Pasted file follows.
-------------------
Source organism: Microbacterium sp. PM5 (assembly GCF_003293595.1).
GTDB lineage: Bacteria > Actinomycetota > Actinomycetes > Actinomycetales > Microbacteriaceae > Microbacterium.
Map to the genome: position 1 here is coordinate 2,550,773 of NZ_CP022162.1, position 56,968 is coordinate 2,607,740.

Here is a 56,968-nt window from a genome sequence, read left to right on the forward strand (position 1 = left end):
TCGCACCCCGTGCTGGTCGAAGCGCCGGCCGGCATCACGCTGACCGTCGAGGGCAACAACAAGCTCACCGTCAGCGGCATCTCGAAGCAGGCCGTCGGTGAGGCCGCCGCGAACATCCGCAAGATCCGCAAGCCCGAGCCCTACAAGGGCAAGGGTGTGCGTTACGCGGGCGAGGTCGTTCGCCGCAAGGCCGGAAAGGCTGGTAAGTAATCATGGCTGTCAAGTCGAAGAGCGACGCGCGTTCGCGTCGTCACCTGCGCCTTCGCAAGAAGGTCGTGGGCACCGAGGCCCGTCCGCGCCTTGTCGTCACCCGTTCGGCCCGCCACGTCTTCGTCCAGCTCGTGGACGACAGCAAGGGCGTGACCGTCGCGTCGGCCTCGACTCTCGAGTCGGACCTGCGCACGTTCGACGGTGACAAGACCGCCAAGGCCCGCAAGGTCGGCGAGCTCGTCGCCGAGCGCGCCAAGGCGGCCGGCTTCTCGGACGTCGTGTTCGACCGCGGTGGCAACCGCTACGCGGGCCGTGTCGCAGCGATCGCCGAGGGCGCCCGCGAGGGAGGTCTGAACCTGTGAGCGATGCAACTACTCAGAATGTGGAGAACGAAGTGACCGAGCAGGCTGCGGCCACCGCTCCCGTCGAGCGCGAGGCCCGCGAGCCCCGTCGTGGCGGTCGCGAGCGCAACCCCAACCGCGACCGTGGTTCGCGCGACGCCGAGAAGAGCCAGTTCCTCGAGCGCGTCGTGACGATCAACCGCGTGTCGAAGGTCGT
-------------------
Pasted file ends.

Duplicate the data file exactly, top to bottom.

Source organism: Microbacterium sp. PM5 (assembly GCF_003293595.1).
GTDB lineage: Bacteria > Actinomycetota > Actinomycetes > Actinomycetales > Microbacteriaceae > Microbacterium.
Map to the genome: position 1 here is coordinate 2,550,773 of NZ_CP022162.1, position 56,968 is coordinate 2,607,740.

Here is a 56,968-nt window from a genome sequence, read left to right on the forward strand (position 1 = left end):
TCGCACCCCGTGCTGGTCGAAGCGCCGGCCGGCATCACGCTGACCGTCGAGGGCAACAACAAGCTCACCGTCAGCGGCATCTCGAAGCAGGCCGTCGGTGAGGCCGCCGCGAACATCCGCAAGATCCGCAAGCCCGAGCCCTACAAGGGCAAGGGTGTGCGTTACGCGGGCGAGGTCGTTCGCCGCAAGGCCGGAAAGGCTGGTAAGTAATCATGGCTGTCAAGTCGAAGAGCGACGCGCGTTCGCGTCGTCACCTGCGCCTTCGCAAGAAGGTCGTGGGCACCGAGGCCCGTCCGCGCCTTGTCGTCACCCGTTCGGCCCGCCACGTCTTCGTCCAGCTCGTGGACGACAGCAAGGGCGTGACCGTCGCGTCGGCCTCGACTCTCGAGTCGGACCTGCGCACGTTCGACGGTGACAAGACCGCCAAGGCCCGCAAGGTCGGCGAGCTCGTCGCCGAGCGCGCCAAGGCGGCCGGCTTCTCGGACGTCGTGTTCGACCGCGGTGGCAACCGCTACGCGGGCCGTGTCGCAGCGATCGCCGAGGGCGCCCGCGAGGGAGGTCTGAACCTGTGAGCGATGCAACTACTCAGAATGTGGAGAACGAAGTGACCGAGCAGGCTGCGGCCACCGCTCCCGTCGAGCGCGAGGCCCGCGAGCCCCGTCGTGGCGGTCGCGAGCGCAACCCCAACCGCGACCGTGGTTCGCGCGACGCCGAGAAGAGCCAGTTCCTCGAGCGCGTCGTGACGATCAACCGCGTGTCGAAGGTCGT